The Ties That Bind
Tim Turner recently realised that his twin passions – Watford and Bruce Springsteen – have more in common than he thought
Anyone who’s ever considered applying to be on Mastermind will know that it’s no good being the world’s leading expert in one area; if your knowledge gets you through the first round, you then have to choose a different specialist subject.
I’ve never seriously considered applying (I suspect my brain would empty the moment the cameras started rolling), but at least I wouldn’t have this problem. I have two specialist subjects: football and music, and specifically Watford and Bruce Springsteen.
Watford has been in my life longer, ever since I attended my first game at Vicarage Road at the age of eight. It was nearly ten years later that I discovered Bruce, in the wake of a school exchange to New York and New Jersey where my friend Chris spent every coach trip pointing out locations that were namechecked in Springsteen lyrics. I was already familiar with the song Born to Run, so when I got home I bought the album of the same name, and a light bulb went on in my head.
Forty years later, in the room where I’m writing this are two shelves containing 27 books about or by Bruce; more than 50 CDs (all the albums plus special edition box sets, CD singles, bootlegs and compilations of cover versions); 20 LPs (including more bootlegs); half a dozen 45s; and two boxes and three binders full of fanzines. (This collection, incidentally, is barely large enough to register me as even a middle-ranking Springsteen fan.)
I’ve never really connected my twin passions beyond noting that both involve a lot of cheering and singing (at least on the rare occasions I get to see Bruce in concert). But thinking about it recently, I realised they have more in common than I thought…
Bruce made New Jersey (traditionally seen as New York’s scuzzy neighbour) a cool place to come from. In the same way, most people only see Hertfordshire from a car or train on their way to or from London. And, while Bruce paved the way for other Jersey artists (notably Bon Jovi), Watford have in recent years been joined in the Football League by Stevenage.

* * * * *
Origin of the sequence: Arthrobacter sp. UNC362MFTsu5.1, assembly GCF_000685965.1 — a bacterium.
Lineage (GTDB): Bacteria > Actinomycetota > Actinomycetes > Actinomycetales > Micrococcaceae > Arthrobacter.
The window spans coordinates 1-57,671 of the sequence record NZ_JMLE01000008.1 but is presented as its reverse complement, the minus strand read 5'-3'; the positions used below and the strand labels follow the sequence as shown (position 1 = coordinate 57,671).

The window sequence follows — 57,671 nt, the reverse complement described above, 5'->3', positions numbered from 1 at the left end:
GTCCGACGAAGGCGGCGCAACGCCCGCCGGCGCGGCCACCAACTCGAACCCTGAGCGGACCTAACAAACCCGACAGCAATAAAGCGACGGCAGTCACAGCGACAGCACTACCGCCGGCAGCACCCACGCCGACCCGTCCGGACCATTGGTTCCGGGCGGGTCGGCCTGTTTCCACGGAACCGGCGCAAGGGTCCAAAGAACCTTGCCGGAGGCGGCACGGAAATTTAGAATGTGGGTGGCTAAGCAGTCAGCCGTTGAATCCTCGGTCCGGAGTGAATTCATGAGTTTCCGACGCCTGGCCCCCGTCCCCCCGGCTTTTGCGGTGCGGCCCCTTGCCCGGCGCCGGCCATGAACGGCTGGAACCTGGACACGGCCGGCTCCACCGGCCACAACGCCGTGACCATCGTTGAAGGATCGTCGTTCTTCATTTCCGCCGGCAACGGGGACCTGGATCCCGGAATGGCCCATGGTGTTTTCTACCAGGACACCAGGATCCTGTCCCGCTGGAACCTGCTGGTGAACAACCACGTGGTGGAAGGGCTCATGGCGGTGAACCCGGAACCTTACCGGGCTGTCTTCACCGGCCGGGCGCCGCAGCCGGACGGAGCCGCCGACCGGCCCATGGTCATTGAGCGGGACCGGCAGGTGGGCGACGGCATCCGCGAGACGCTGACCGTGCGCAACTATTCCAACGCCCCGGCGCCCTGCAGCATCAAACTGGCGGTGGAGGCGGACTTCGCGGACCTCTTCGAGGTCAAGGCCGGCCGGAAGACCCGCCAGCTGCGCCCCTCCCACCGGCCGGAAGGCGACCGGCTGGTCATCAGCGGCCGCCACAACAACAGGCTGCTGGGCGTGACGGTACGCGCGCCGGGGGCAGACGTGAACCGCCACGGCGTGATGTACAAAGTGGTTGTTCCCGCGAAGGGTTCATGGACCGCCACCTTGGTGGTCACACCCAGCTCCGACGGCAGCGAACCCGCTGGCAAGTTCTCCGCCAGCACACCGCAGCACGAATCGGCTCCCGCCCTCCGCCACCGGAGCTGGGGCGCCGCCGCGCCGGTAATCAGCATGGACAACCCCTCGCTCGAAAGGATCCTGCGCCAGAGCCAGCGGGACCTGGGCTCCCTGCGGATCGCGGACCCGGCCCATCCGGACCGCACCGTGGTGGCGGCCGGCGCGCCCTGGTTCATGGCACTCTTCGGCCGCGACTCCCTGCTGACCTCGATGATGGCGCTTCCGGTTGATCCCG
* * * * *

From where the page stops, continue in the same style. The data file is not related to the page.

True, the comparison only goes so far (unless there’s a Berkhamsted branch of the mafia I haven’t heard about), but I’m sticking with it. As the chants from the Rookery prove, Hornets fans are as proud of being from Hertfordshire as Bruce is of his New Jersey roots.
Success in the 70s
Both Watford and Bruce spent the 1960s laying the foundations for their future success: Watford challenging for promotion to the Second Division, finally achieving it in 1969; Bruce by playing in a succession of groups, honing his musical and songwriting skills. But it was the mid-70s that brought both to the attention of the wider public. Bruce released his breakthrough album, Born to Run, in 1975, while Elton John made headlines when he became Watford chairman in 1976. His appointment of GT bore fruit with the Division Four title in 1978 – the same year Springsteen released Darkness on the Edge of Town.
The people’s champion
Bruce is the rock star who most closely represents the working man (and woman), in his image and in his songs. And he doesn’t just talk the talk: for example, when playing Newcastle and Leeds on his 1985 UK tour, he made generous donations to organisations supporting striking miners and their families.
Watford, too, cares about ordinary people, from GT establishing football’s first family stand to the club’s support for the NHS during the pandemic. The club has never lost touch with its roots in the local community. And we love it for that.
Famous but unfashionable
Both my heroes arguably peaked in the mid-80s, and my obsessions collided in spring 1984, at the end of my second year at university. On May 19 I was at Wembley to watch the Hornets lose in the FA Cup Final; a fortnight later, I was cycling into town to buy Born in the USA the day it came out, though I had to wait until after I’d finished that day’s exams before I could actually listen to it.
But while my heroes now had a global platform, that didn’t make them fashionable. The Hornets were still regarded as interlopers in the top division, decried as a long-ball team. Meanwhile, Bruce was often caricatured as a denim-clad throwback, a rabble-rouser without any substance. But the fans knew the truth.
Still flying high
Both Bruce and Watford have had their ups and downs in the past few decades, but they’re still performing at the highest level. Now in his 70s, Bruce continues to release superb albums (two in the past two years) and is a respected elder statesman of the rock world, outspoken in his support for the downtrodden, now as always. And Watford are back in the Premier League, still defying the critics, though maybe not respected by all – the turnover of head coaches is a barrier to that.
All being well, Bruce and the E Street Band will tour Europe next year, and I’ll be there – though there’s always the possibility of a clash with a Watford game. That’s one choice I’ve never had to make …so far.